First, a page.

PLoS ONE 08/2014; 9(8):e106418. DOI:10.1371/journal.pone.0106418 · 3.23 Impact Factor
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    • "Of these, Nef, Tat, Vpr, and Vpu have been detected in soluble forms in sera of HIV-1-infected patients. These are likely to be released by infected/apoptotic cell, enter into macrophages, and then modulate both cellular machinery and viral transcription (Herbein et al. 2010). It is well established that Nef, a 27-kDa protein, downregulates cell surface expression of CD4, CD28, and MHC class I (Lundquist et al. 2002; Yang et al. 2002), thus exerting a key role in HIV pathogenesis. "

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    • "These immune cells play a duplicitous role during early HIV-1 infection. Macrophages in the vaginal mucosa have been shown to be productively infected [55], secreting cytokines to recruit CD4+ T cells at the sites of viral entry to fuel the infection [56]. Moreover, infected macrophages possess potent immune evasion mechanisms, are long-lived viral reservoirs and are particularly efficient at transmitting the virus to new CD4+ T cells [57]. "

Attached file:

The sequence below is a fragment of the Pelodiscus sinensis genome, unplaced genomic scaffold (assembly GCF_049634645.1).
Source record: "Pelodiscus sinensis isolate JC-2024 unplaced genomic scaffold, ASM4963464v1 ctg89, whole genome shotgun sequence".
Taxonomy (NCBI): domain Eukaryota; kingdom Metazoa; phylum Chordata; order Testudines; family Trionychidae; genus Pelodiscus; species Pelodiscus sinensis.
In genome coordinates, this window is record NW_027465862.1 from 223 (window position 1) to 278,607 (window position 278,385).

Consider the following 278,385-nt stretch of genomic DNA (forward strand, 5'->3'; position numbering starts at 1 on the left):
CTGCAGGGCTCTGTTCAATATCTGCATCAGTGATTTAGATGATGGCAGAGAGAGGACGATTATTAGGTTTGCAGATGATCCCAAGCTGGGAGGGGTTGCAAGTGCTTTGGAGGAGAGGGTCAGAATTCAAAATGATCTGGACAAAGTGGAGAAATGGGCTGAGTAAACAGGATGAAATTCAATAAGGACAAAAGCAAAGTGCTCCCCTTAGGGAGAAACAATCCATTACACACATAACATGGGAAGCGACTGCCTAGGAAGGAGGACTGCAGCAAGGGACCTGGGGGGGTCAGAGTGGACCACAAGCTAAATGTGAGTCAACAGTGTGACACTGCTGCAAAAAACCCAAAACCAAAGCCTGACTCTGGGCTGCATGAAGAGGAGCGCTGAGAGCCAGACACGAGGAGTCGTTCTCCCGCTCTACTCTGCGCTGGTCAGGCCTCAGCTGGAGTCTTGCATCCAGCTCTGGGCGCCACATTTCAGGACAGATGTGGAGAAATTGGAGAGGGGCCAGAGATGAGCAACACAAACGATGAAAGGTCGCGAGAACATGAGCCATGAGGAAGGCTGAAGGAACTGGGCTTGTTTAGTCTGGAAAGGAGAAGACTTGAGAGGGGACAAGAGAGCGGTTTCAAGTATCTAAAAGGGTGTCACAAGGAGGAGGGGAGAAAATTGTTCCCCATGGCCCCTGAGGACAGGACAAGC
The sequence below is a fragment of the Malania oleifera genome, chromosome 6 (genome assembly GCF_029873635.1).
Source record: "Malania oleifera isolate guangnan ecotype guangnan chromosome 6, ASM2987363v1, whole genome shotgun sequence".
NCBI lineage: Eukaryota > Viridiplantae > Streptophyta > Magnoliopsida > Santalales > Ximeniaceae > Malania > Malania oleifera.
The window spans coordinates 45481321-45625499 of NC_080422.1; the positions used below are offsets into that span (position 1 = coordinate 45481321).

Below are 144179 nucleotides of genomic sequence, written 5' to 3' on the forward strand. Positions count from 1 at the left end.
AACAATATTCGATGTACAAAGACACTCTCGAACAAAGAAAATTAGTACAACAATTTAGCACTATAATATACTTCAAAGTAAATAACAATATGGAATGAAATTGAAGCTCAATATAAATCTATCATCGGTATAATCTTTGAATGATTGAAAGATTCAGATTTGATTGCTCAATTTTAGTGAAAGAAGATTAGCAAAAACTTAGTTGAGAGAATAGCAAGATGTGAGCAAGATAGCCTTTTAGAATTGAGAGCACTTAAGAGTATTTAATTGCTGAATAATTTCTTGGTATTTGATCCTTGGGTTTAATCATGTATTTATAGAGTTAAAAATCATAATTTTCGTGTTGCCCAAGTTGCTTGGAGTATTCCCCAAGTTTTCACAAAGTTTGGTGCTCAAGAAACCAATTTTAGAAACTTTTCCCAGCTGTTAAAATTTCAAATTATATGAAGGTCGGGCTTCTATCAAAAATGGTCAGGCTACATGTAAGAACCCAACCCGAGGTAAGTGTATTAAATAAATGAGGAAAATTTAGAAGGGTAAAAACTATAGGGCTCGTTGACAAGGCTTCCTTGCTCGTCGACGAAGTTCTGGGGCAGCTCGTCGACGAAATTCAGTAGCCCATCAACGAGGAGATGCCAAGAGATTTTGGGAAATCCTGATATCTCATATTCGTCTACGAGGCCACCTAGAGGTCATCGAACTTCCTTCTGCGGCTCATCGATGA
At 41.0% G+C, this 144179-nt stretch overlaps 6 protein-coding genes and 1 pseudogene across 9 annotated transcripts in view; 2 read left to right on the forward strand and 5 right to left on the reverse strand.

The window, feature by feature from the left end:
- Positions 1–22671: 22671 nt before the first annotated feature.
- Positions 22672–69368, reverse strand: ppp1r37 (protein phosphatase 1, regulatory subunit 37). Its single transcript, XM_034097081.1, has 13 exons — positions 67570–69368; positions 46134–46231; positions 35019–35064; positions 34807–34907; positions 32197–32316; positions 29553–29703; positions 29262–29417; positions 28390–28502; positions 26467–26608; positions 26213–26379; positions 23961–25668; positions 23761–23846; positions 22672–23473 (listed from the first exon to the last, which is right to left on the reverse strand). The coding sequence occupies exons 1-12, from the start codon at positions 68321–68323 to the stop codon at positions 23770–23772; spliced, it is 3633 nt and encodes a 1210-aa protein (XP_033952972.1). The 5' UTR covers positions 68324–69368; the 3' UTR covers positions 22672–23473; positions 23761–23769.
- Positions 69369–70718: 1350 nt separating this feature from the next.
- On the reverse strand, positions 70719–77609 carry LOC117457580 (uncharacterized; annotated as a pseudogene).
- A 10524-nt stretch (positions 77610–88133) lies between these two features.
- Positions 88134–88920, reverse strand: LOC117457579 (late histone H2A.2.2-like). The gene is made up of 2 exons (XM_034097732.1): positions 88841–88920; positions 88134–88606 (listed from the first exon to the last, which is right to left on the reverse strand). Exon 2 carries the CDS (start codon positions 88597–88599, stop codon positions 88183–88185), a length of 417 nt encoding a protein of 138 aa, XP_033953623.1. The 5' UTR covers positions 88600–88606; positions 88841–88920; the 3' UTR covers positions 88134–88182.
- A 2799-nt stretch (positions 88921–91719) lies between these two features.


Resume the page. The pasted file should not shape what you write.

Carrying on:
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    ABSTRACT: Severe genetic bottleneck occurs during HIV-1 sexual transmission whereby most infections are initiated by a single transmitted/founder (T/F) virus. Similar observations had been made in nonhuman primates exposed mucosally to SIV/SHIV. We previously reported variable clinical outcome in rhesus macaques inoculated intravaginally (ivg) with a high dose of R5 SHIVSF162P3N. Given the potential contributions of viral diversity to HIV-1 persistence and AIDS pathogenesis and recombination between retroviral genomes increases the genetic diversity, we tested the hypothesis that transmission of multiple variants contributes to heightened levels of virus replication and faster disease progression in the SHIVSF162P3N ivg-infected monkeys. We found that the differences in viral replication and disease progression between the transiently viremic (TV; n = 2), chronically-infected (CP; n = 8) and rapid progressor (RP; n = 4) ivg-infected macaques cannot be explained by which variant in the inoculum was infecting the animal. Rather, transmission of a single variant was observed in both TV rhesus, with 1-2 T/F viruses found in the CPs and 2-4 in all four RP macaques. Moreover, the genetic relatedness of the T/F viruses in the CP monkeys with multivariant transmission was greater than that seen in the RPs. Biological characterization of a subset of T/F envelopes from chronic and rapid progressors revealed differences in their ability to mediate entry into monocyte-derived macrophages, with enhanced macrophage tropism observed in the former as compared to the latter. Our study supports the tenet that sequence diversity of the infecting virus contributes to higher steady-state levels of HIV-1 virus replication and faster disease progression and highlights the role of macrophage tropism in HIV-1 transmission and persistence.